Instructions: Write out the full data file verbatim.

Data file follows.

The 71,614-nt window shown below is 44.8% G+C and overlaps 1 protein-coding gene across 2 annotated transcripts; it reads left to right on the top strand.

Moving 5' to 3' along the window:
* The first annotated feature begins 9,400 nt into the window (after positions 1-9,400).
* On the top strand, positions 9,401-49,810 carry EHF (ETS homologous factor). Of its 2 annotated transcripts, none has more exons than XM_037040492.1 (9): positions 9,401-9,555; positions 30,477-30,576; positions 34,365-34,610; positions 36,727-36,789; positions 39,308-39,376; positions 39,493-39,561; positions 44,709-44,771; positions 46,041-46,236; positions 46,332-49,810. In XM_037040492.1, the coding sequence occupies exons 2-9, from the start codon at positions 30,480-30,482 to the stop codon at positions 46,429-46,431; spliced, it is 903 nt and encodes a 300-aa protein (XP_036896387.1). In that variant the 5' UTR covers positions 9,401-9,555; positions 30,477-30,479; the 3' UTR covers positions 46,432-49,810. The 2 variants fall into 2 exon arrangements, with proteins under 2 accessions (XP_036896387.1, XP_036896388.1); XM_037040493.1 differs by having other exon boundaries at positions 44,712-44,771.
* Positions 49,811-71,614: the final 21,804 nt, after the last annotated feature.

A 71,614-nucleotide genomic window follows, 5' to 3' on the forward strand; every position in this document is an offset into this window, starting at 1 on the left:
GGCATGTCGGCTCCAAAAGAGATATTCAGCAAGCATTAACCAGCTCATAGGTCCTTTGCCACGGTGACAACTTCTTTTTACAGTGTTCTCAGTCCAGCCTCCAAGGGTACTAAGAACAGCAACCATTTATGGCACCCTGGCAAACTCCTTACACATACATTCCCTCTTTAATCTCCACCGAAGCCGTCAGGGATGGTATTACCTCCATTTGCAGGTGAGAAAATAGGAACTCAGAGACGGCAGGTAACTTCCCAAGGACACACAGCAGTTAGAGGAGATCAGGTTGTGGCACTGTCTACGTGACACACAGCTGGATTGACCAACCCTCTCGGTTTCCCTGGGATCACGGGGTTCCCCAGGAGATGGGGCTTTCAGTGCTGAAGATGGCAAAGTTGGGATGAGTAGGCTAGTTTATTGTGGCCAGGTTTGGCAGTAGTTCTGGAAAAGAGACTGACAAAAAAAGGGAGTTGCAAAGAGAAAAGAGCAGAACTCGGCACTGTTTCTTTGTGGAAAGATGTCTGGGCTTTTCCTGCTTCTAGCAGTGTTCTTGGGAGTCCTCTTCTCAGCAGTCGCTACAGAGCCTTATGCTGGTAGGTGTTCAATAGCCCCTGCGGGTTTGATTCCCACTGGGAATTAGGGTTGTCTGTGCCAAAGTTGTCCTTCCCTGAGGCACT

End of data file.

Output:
The 71,614-nt window shown below is 44.8% G+C and overlaps 1 protein-coding gene across 2 annotated transcripts; it reads left to right on the top strand.

Moving 5' to 3' along the window:
* The first annotated feature begins 9,400 nt into the window (after positions 1-9,400).
* On the top strand, positions 9,401-49,810 carry EHF (ETS homologous factor). Of its 2 annotated transcripts, none has more exons than XM_037040492.1 (9): positions 9,401-9,555; positions 30,477-30,576; positions 34,365-34,610; positions 36,727-36,789; positions 39,308-39,376; positions 39,493-39,561; positions 44,709-44,771; positions 46,041-46,236; positions 46,332-49,810. In XM_037040492.1, the coding sequence occupies exons 2-9, from the start codon at positions 30,480-30,482 to the stop codon at positions 46,429-46,431; spliced, it is 903 nt and encodes a 300-aa protein (XP_036896387.1). In that variant the 5' UTR covers positions 9,401-9,555; positions 30,477-30,479; the 3' UTR covers positions 46,432-49,810. The 2 variants fall into 2 exon arrangements, with proteins under 2 accessions (XP_036896387.1, XP_036896388.1); XM_037040493.1 differs by having other exon boundaries at positions 44,712-44,771.
* Positions 49,811-71,614: the final 21,804 nt, after the last annotated feature.

A 71,614-nucleotide genomic window follows, 5' to 3' on the forward strand; every position in this document is an offset into this window, starting at 1 on the left:
GGCATGTCGGCTCCAAAAGAGATATTCAGCAAGCATTAACCAGCTCATAGGTCCTTTGCCACGGTGACAACTTCTTTTTACAGTGTTCTCAGTCCAGCCTCCAAGGGTACTAAGAACAGCAACCATTTATGGCACCCTGGCAAACTCCTTACACATACATTCCCTCTTTAATCTCCACCGAAGCCGTCAGGGATGGTATTACCTCCATTTGCAGGTGAGAAAATAGGAACTCAGAGACGGCAGGTAACTTCCCAAGGACACACAGCAGTTAGAGGAGATCAGGTTGTGGCACTGTCTACGTGACACACAGCTGGATTGACCAACCCTCTCGGTTTCCCTGGGATCACGGGGTTCCCCAGGAGATGGGGCTTTCAGTGCTGAAGATGGCAAAGTTGGGATGAGTAGGCTAGTTTATTGTGGCCAGGTTTGGCAGTAGTTCTGGAAAAGAGACTGACAAAAAAAGGGAGTTGCAAAGAGAAAAGAGCAGAACTCGGCACTGTTTCTTTGTGGAAAGATGTCTGGGCTTTTCCTGCTTCTAGCAGTGTTCTTGGGAGTCCTCTTCTCAGCAGTCGCTACAGAGCCTTATGCTGGTAGGTGTTCAATAGCCCCTGCGGGTTTGATTCCCACTGGGAATTAGGGTTGTCTGTGCCAAAGTTGTCCTTCCCTGAGGCACT